Since its creation, EUMETSAT has owned and operated all the Meteosat missions, including the Meteosat Second Generation, the EUMETSAT Polar System and the Jason oceanography satellites. It is also a partner in the EU’s Copernicus EO programme. EUMETSAT operates the Copernicus Sentinel-3, -4, -5 and -6 missions, has embarked on its future MTG and Metop-SG satellites, and will operate the upcoming CO2M mission, designed to monitor carbon dioxide emissions.

Paul Counet, Head of Strategy, Communication and International Relations, identified some of EUMETSAT’s key milestones since it was created.

“Meteosats were the first satellites EUMETSAT worked on, taking over their operations from ESA. Very soon after, EUMETSAT Member States looked at creating the polar system satellites [Metop] to provide global data for weather forecasting. The first Metop satellite was successfully launched in 2006. Metop-B was launched in 2012 and -C in 2018, and both are still flying today. Metop-A was successfully de-orbited last December.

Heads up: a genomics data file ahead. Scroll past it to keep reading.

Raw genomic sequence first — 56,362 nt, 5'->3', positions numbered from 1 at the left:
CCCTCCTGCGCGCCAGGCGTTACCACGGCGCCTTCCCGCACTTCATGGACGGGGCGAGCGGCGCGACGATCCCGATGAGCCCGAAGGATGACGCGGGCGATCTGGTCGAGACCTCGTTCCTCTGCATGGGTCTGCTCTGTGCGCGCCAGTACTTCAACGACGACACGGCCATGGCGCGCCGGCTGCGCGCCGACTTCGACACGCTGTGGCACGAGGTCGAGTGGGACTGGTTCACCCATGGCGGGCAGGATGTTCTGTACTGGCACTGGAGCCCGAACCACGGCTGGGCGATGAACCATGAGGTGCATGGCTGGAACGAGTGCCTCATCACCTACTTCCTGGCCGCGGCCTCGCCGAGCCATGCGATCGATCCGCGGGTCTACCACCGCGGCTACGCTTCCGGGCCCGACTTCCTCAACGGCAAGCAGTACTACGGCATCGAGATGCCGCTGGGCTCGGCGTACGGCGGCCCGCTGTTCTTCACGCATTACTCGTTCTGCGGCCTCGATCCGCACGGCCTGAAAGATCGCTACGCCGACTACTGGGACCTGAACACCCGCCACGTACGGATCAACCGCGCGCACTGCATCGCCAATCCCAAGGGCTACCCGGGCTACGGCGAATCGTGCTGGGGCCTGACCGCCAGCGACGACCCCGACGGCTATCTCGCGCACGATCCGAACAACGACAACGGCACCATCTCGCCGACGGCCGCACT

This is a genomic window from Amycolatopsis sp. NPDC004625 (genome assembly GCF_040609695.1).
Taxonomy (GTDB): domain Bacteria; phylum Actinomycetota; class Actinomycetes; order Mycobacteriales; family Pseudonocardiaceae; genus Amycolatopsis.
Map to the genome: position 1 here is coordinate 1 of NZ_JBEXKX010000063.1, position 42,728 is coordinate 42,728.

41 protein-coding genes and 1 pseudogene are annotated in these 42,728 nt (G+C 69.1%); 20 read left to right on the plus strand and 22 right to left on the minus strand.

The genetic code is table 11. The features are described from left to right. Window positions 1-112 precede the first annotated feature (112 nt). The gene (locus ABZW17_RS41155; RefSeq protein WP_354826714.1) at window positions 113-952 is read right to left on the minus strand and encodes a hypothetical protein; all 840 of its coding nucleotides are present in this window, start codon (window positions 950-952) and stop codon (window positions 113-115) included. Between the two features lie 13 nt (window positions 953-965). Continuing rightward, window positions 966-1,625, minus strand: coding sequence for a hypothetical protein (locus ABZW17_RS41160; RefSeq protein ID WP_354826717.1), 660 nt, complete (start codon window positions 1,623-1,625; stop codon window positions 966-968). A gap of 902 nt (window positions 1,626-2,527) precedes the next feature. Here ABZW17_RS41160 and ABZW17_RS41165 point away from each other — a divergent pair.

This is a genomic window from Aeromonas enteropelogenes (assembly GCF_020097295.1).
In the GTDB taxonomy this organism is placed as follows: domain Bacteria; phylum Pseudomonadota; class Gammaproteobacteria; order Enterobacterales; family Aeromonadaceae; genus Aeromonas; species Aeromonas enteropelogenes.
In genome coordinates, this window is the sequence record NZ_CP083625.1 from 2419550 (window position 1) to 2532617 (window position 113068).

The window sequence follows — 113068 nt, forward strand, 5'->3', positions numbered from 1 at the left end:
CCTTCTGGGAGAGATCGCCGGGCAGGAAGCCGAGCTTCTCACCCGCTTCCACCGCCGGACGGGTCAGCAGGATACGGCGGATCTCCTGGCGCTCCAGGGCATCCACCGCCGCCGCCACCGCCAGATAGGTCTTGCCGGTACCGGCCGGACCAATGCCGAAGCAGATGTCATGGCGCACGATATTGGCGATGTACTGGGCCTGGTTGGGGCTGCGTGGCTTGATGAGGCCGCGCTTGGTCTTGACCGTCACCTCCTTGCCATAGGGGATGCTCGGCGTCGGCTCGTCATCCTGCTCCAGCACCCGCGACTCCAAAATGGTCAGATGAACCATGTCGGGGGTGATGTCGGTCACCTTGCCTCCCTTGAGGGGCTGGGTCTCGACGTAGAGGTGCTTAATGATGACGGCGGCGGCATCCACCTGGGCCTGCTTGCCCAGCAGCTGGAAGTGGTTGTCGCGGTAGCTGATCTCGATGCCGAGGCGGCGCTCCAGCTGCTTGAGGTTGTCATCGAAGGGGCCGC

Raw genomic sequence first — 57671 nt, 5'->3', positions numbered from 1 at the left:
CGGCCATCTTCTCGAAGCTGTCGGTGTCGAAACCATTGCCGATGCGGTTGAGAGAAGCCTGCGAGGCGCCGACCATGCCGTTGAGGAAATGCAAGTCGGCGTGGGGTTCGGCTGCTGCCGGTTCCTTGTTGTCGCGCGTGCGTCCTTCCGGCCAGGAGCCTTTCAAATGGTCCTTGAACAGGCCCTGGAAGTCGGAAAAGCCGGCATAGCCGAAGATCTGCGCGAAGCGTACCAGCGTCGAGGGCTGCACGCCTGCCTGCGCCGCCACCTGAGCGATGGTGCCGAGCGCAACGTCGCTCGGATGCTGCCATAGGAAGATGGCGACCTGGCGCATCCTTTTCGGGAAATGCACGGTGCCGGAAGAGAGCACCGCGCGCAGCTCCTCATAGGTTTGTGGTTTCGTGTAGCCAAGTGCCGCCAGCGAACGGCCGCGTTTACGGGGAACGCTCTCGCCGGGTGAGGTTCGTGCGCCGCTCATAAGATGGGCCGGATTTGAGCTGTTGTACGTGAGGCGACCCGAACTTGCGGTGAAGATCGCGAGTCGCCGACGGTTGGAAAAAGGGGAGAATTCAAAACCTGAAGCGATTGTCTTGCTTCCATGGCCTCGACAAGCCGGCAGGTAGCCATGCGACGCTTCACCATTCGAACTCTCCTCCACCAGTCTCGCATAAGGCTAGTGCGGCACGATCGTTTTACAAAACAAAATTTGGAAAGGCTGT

Meteosat Third Generation satellite
Meteosat Third Generation (MTG) satellite © ESA, CC BY-SA 3.0 IGO

“In 1998, we explored creating the next generation of Meteosat satellites, known as MSG [Meteosat Second Generation]. This suite of satellites was to enhance weather observation systems for Europe and Africa. Today these satellites are still flying, providing images of the Earth’s entire surface and a rapid scan service over Europe, as well as data for weather forecasts. We are now preparing for the third pillar of Meteosats [Meteosat Third Generation, MTG] which are due for launch later in 2022.